On the first day of my leave of absence from work, I climbed Mt. Isolation (4,003 ft). This is my 48th White Mountain 4000 footer and it seemed fitting that I would finish this peak bagging list on my first day off.
I climbed Isolation the hard way, hiking up the famous Davis Path, over Mts Crawford (3,110 ft), Resolution (3,415 ft), Stairs (3,463 ft), and Davis (3,819 ft), before ascending to the top of Isolation. From there, I hiked down the Isolation Trail to the Dry River, camped for the night, and walked out to Rt 302 the next morning. The total distance of this hike was about 21 miles in 14 hours of hiking.
The Davis Trail is famous because it was one of the first to be hewn out of the White Mountain National Forest in 1845, back when it took 2 days to travel to New Hampshire from Boston by train and carriage. The original trail was a 14.4 mile bridle path, though I can’t imagine how they got horses up it. It is very steep and rough.
The weather on the first day of my hike was spectacular and so were the views of Mt. Washington (6,288 ft), Mt Monroe (5,372 ft), and Boot Spur (5,500 ft) from the tops of Mt. Crawford and Davis, which are known for their 360 degree views. The peak on the left is Monroe and the one on the right is called Boot Spur, which overlooks famous Tuckerman Ravine. Mt Washington is in the middle, its summit marred by weather forecasting and radio masts.
The only way you get this kind of view is to hike in.
It’s been a dry summer so I carried extra water for the first half of my hike. It’s a good thing too, because the trail was bone dry for the first 6 miles. I was also carrying 3 days of food in case the weather held and I got the opportunity to take a shot at Mt Monroe, hiking up from Oakes Gulf. The heavier load necessitated a shift in pack back to my Mariposa Plus, which still feels great! I think I’m going to be using it in Maine in a few weeks on a long section of the Appalachian Trail.
From Mt Isolation it is possible to continue up the Davis Path another 1.9 miles to the east of Bootspur, but it’s well above treeline and there’s no good shelter close by at that elevation. Instead, I hiked east, down the Isolation Trail to the Dry River Trail, making it down by 5:30 pm with 2 hours of light left.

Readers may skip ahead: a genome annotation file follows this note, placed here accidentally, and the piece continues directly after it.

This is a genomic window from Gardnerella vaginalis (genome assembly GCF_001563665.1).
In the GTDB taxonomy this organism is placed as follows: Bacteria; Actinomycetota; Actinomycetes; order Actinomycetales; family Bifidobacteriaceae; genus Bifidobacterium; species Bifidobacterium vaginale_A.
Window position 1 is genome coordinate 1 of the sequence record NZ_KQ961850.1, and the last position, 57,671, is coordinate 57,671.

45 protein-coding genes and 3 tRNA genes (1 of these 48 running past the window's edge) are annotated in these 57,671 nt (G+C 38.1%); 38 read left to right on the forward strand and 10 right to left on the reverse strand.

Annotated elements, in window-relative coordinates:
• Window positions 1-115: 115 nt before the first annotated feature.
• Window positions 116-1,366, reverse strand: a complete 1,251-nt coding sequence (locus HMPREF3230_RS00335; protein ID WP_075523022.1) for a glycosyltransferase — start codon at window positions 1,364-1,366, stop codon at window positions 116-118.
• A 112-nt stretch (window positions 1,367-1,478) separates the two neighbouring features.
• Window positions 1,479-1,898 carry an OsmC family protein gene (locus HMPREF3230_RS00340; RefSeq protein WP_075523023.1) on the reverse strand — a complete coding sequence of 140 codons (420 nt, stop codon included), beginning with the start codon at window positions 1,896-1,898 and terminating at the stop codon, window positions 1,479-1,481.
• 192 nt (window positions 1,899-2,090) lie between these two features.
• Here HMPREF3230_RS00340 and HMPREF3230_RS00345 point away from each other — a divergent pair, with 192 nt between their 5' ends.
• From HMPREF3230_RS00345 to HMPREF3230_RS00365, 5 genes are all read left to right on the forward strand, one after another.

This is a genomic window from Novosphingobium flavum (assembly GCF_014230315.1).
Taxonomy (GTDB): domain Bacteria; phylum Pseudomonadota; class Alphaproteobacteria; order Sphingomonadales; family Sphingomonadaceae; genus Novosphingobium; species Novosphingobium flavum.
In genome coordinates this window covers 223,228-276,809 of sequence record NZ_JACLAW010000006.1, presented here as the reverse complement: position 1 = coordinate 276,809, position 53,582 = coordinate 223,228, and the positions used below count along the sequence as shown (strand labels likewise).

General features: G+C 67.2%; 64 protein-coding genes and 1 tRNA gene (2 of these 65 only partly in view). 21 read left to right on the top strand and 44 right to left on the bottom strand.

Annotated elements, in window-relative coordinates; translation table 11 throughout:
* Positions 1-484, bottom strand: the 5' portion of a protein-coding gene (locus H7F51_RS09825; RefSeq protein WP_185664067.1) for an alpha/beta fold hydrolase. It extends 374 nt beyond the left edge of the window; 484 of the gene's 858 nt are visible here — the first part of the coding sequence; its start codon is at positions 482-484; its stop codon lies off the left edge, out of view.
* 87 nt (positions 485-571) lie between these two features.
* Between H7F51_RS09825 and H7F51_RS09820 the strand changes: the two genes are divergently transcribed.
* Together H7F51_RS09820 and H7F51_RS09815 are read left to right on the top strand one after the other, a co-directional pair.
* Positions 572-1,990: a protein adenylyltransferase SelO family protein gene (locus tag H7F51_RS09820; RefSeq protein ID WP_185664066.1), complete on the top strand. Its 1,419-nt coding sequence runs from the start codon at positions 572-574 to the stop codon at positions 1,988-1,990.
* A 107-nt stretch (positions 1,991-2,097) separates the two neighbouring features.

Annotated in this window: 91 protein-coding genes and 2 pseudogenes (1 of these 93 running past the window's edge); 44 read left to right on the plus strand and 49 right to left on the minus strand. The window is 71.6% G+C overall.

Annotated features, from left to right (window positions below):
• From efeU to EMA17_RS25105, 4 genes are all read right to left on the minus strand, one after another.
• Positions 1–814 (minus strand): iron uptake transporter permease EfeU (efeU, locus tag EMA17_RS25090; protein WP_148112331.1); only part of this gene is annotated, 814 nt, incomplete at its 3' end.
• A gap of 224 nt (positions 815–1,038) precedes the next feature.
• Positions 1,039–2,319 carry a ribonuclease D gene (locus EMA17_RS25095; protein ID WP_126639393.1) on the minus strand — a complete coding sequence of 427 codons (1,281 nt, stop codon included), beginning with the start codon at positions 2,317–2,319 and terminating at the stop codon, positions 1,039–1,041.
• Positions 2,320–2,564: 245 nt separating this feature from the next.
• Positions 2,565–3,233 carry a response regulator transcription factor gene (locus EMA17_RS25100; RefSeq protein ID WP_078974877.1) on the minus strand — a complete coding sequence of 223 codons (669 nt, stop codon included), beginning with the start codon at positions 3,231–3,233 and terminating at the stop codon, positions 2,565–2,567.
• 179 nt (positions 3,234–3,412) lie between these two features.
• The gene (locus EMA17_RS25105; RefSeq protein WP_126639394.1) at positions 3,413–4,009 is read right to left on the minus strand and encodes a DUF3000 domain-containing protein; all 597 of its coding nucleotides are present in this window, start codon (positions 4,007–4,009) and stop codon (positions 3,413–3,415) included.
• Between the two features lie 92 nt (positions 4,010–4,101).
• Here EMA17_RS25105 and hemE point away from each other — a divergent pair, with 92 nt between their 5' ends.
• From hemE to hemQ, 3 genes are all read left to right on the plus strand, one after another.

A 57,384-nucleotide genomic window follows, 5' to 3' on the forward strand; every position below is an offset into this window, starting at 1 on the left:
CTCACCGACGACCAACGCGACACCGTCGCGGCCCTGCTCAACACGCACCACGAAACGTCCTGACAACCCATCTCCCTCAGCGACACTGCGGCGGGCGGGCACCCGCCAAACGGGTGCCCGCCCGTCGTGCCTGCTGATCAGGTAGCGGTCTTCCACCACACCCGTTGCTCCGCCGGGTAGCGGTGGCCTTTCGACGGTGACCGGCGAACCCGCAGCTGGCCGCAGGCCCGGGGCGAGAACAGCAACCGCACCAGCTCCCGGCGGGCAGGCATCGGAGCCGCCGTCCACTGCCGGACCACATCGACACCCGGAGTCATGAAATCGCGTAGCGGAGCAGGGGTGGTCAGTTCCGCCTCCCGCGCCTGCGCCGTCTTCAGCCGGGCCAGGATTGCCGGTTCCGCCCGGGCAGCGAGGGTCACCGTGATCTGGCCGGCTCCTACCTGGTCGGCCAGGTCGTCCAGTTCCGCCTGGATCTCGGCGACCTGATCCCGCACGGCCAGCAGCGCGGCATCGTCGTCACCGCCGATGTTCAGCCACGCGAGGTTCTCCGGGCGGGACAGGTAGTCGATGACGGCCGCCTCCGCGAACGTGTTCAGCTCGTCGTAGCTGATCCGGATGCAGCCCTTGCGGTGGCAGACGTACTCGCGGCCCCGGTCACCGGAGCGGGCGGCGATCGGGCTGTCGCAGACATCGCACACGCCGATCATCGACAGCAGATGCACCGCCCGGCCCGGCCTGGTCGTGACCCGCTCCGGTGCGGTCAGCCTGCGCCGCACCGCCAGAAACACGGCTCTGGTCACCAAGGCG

Lucky for me, I found a new campsite next to the junction of the Dry River Trail and the Isolation Trail where I made camp for the night. There are a bunch of these scattered along the east side of the river all the way to the suspension bridge that aren’t on my map. I think the forest service has built them to retard the illegal camping along the river.
Honestly, I was frightened by the description of the Dry River Trail that’s in the White Mountain Guide, and seriously considered backtracking or hiking out on other trails. You have to understand that this river valley is directly under Mt Washington and surrounded by steep 4,000 and 5,000 foot peaks. Unpredictable forces of nature are at work down here.
In the end I decided to see what it looked like anyway, and found that my fears were baseless. For some reason, I had thought that 4 fords were required, but none were, to my relief.
I pitched camp, testing out the Zpacks Hexamid I had bought in the spring, ate dinner, and crashed. I woke up later to see lightning flashing through the side of the tarp, but oddly, I couldn’t hear any thunder at all. When I woke again near dawn, it had started to rain from the west, so I set my alarm for a later in the morning, and went back to sleep.
The next morning, I had a quick breakfast and walked 5 miles down the Dry River Trail to Rt 302 and Crawford Notch. This was an easy hike and none of the river fords that I had feared, materialized. Once I made it back to the road, I had to hike another 2.5 miles back to my car at the base of the Davis Trail, and that was that. I guess I’m a official peakbagger now.